The Allen County War Memorial Coliseum is slowly recovering from a year that has seen a decrease in attendance of more than 670,000 people so far as a result of the COVID-19 pandemic and associated event cancellations.

As of Oct. 9, the coliseum had lost nearly 300 events scheduled for 2020, Randy Brown, executive vice president and general manager for the Coliseum, told the Allen County Board of Commissioners on Oct. 16.

That news followed an Oct. 14 announcement by the NCCA that Manchester University will continue to host the Division III Men’s Basketball Final Four at the venue through 2026, which is expected to generate more than $2.6 million in revenue for Fort Wayne between 2023 and 2026. Manchester and its partners, the coliseum and Visit Fort Wayne, had previously been selected to host the tournament games through 2022.

“It’s just a good team win here at a time where we needed one,” Brown said.

The Final Four is currently on track to return in spring 2021.

The coliseum will look for local sports teams to inject much-needed revenue back into the venue as well. The Fort Wayne Komets, in conjunction with the ECHL, announced Oct. 9 the team will start its season Jan. 15, following a delay to the start of the 2020-21 season.

The Fort Wayne Mad Ants schedule has yet to be announced, after the remainder of the NBA G League’s 2019-20 season was canceled in March. G League games typically begin a few weeks after the start of the NBA season. Brown said that could be as early as January or as late as March.

Purdue Fort Wayne’s men’s basketball team played 10 of its home games at the coliseum last season, from November to March. Brown said the Mastodons could be poised to play four games at the coliseum in December, though the majority of their home games will be played on the school’s campus.

The coliseum has hosted a couple of outdoor concerts since the slew of event cancellations took hold, including Country Night at the Drive-in on Sept. 25 and the Drive-In Theater Tour featuring Casting Crowns on Sept. 29.

“We are now starting to do some smaller consumer shows,” Brown said. “We’ve just recently done the Lucky Duck Consignment Sale, the gun and knife show, and we had our largest banquet to date the other night.”

The 2020 Rescue Mission Fall Banquet, which was hosted Oct. 13 in the coliseum’s conference center, drew just under 600 people.

The venue will look to retain other large winter events, including the All American Outdoor Expo, Fort Wayne Farm Show, Fort Wayne RV and Camping Show, and Fort Wayne Boat Show, among others.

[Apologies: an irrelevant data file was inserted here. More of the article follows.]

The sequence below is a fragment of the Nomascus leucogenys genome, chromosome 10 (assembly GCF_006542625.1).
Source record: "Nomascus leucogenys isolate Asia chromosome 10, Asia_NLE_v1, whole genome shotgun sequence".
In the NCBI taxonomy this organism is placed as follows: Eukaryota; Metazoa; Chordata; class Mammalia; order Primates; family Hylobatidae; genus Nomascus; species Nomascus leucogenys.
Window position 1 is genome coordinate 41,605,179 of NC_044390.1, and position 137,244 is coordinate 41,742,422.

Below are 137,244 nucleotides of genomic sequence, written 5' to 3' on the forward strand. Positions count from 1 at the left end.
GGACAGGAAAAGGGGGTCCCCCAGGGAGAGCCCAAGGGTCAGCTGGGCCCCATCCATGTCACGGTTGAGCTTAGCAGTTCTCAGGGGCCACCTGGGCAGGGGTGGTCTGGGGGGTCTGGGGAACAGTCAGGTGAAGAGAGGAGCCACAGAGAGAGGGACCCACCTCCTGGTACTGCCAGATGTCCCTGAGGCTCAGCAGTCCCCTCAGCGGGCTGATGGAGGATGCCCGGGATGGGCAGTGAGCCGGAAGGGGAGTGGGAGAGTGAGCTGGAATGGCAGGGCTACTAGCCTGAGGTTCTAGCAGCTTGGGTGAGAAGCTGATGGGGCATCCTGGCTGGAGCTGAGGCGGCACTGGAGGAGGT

“We’re doing everything we can to keep those other large events on the calendar — working hand in hand with the Farm Show, talking about putting heavy equipment outside, talking about putting some of the booths on the arena floor to spread people out,” Brown said. “When you have an event that has 1,500 exhibitors, we have to find new ways of doing things — potentially one-way aisles, how we spread things out, having side drapes to help with that social distancing.”

“Disney On Ice” is also tentatively scheduled to return to the coliseum for dates in February, March and April.

“Hopefully, we’ll be putting that event on sale in the next few weeks,” Brown said.

“… We’re fortunate that we have space, in terms of social distancing, working hand in hand, closely, with the board of health, and they have been very accommodating — very helpful — to us.”

Approximately 400 coliseum employees are still furloughed as a result of the pandemic. The majority of those individuals are part-time workers.

“We feel for them, and (we’re) concerned for their wellbeing, their families,” Brown said. “It’s a message we certainly want them to know — that we care.”

The coliseum is currently working to obtain a certification through the Global Biorisk Advisory Council, in order to demonstrate to event hosts that the venue is implementing best practices in cleaning and guest safety. Brown said that process will hopefully be completed by the end of the year.

“We’re just letting these shows know that your business is important,” Brown said. “We’ll do everything we can within our power to create the right, safe environment where we can host these events.”

In September, Allen County Council approved moving $3.5 million out of the general fund to offset the coliseum’s lack of revenue. That followed another nearly $3.6 million granted from council in June.

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